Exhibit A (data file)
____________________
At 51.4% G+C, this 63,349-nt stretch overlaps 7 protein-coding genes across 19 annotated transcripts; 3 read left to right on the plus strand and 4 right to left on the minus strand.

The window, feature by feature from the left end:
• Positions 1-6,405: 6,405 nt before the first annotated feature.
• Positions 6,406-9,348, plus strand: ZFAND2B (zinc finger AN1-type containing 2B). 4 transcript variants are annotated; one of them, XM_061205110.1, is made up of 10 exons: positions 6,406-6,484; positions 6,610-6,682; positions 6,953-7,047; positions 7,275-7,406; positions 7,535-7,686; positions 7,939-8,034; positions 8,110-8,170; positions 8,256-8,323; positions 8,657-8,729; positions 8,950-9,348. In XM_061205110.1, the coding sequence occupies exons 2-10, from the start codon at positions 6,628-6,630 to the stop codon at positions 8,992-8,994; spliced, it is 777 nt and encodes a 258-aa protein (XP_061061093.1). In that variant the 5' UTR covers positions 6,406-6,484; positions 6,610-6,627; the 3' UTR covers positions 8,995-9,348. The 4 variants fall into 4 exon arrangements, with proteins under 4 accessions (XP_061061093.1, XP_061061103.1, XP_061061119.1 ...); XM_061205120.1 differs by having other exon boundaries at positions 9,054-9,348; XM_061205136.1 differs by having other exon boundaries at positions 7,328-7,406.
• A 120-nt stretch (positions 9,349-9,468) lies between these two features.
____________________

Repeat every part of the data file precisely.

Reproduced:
At 51.4% G+C, this 63,349-nt stretch overlaps 7 protein-coding genes across 19 annotated transcripts; 3 read left to right on the plus strand and 4 right to left on the minus strand.

The window, feature by feature from the left end:
• Positions 1-6,405: 6,405 nt before the first annotated feature.
• Positions 6,406-9,348, plus strand: ZFAND2B (zinc finger AN1-type containing 2B). 4 transcript variants are annotated; one of them, XM_061205110.1, is made up of 10 exons: positions 6,406-6,484; positions 6,610-6,682; positions 6,953-7,047; positions 7,275-7,406; positions 7,535-7,686; positions 7,939-8,034; positions 8,110-8,170; positions 8,256-8,323; positions 8,657-8,729; positions 8,950-9,348. In XM_061205110.1, the coding sequence occupies exons 2-10, from the start codon at positions 6,628-6,630 to the stop codon at positions 8,992-8,994; spliced, it is 777 nt and encodes a 258-aa protein (XP_061061093.1). In that variant the 5' UTR covers positions 6,406-6,484; positions 6,610-6,627; the 3' UTR covers positions 8,995-9,348. The 4 variants fall into 4 exon arrangements, with proteins under 4 accessions (XP_061061093.1, XP_061061103.1, XP_061061119.1 ...); XM_061205120.1 differs by having other exon boundaries at positions 9,054-9,348; XM_061205136.1 differs by having other exon boundaries at positions 7,328-7,406.
• A 120-nt stretch (positions 9,349-9,468) lies between these two features.